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Since April, public health officials have provided local law enforcement with lists showing the home addresses of all individuals who’ve tested positive for COVID-19.
Jesse Marx reports that San Diego County began distributing the information to dispatch centers across the region early in the pandemic and is still doing it.
Police departments said their officers are not monitoring households to make sure patients and their close contacts aren’t violating isolation or quarantine rules. Instead, they argue that the information is necessary to prevent first responders from getting infected in the field and from becoming sources of outbreaks themselves.
But county officials have simultaneously fought against providing members of the public information about where outbreaks are happening locally. That means they believe police officers are entitled to detailed information about how to protect themselves from locations where they might encounter the virus, but not necessarily the public.
The distribution of the information is legal — the federal government, in fact, views it as a way to help stop the spread of the coronavirus.
These days, first responders assume that anyone they come into contact with might be exposed. And considering how widespread the virus has become, the larger question is whether the distribution of home addresses, a piece of the overall picture, is still useful.
Carlsbad is stepping up enforcement of restaurants that continue to defy public health orders and provide indoor dining to customers. Plenty of businesses have been flouting the rules, but the North County city is notable because of the high concentration of restaurants claiming to be taking part in a peaceful protest.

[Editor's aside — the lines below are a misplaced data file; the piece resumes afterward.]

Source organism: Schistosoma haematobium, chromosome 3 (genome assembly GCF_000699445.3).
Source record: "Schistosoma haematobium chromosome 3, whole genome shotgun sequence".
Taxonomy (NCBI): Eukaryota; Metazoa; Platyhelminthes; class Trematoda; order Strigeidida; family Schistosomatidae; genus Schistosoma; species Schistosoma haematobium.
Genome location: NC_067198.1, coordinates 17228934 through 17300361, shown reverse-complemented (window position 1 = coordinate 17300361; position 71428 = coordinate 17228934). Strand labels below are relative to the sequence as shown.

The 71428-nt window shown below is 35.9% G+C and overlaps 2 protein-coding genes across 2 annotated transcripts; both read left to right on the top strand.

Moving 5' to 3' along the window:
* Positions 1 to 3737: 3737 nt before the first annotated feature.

Kayla Jimenez and Sara Libby evaluated their legal arguments earlier this week. Jimenez reports in the North County Report on a subsequent Carlsbad City Council meeting, where residents and business owners staked out their reasons for wanting the city to step up enforcement or step back. The 3-2 vote reflected the larger division in the community.
By and large, the restaurants said they needed to stay open to keep their businesses afloat and their employees paid, and takeout wasn’t cutting it. Leaders in Encinitas have made similar threats to rescind permits that allowed restaurants to offer outdoor dining on city sidewalks, streets and parking spots if those restaurants are caught breaking the rules.
As one of his final acts in office, President Donald Trump pardoned former Rep. Randy “Duke” Cunningham. He served a chunk of northern San Diego in Congress during the 1990s and early 2000s, then served eight years in prison.
Cunningham pleaded guilty to conspiracy and tax evasion for taking $2.4 million in bribes in exchange for Defense Department contracts. As City News explained it, the bribes were paid not only in cash but through rugs, antiques, furniture, yacht club fees, boat repairs and more.
The former prosecutor who put Cunningham behind bars told the Union-Tribune that he was “appalled” by Trump’s decision to pardon an assortment of “political cronies.” Trump also pardoned former Rep. Duncan Hunter and Margaret Hunter last month.
The New York Times wrote that the Cunningham pardon and pardons of other corrupt politicians shows “a disdain for a justice system that seeks to hold public officials to account for violations of the public trust.”
Failed congressional candidate Ammar Campa-Najjar has decided against a run for the 79th Assembly District about to be vacated by Assemblywoman Shirley Weber.
Campa-Najjar, who had formed an exploratory committee, announced earlier this week that he believed the district should be represented by a woman of color after also releasing polling showing he was the leading Democrat in the race.
“Moved by the weight of history and this moment of reckoning in our country, I strongly believe the 79th district should continue to be represented by a woman of color who will follow Dr. Weber’s legacy of fighting for equity and justice,” Campa-Najjar wrote in a statement. “Only three black women are in the Assembly, and only seventeen Latinas. Equity in representation matters.”
Weber’s daughter, La Mesa City Councilwoman Akilah Weber, already plans to run for the seat.
Weber, La Mesa Councilman Colin Parent, labor official Leticia Munguia, teacher Shane Parmely and Chula Vista Councilman John McCann, a Republican, were also included in the poll.
The Morning Report was written by Lisa Halverstadt and Jesse Marx, and edited by Sara Libby.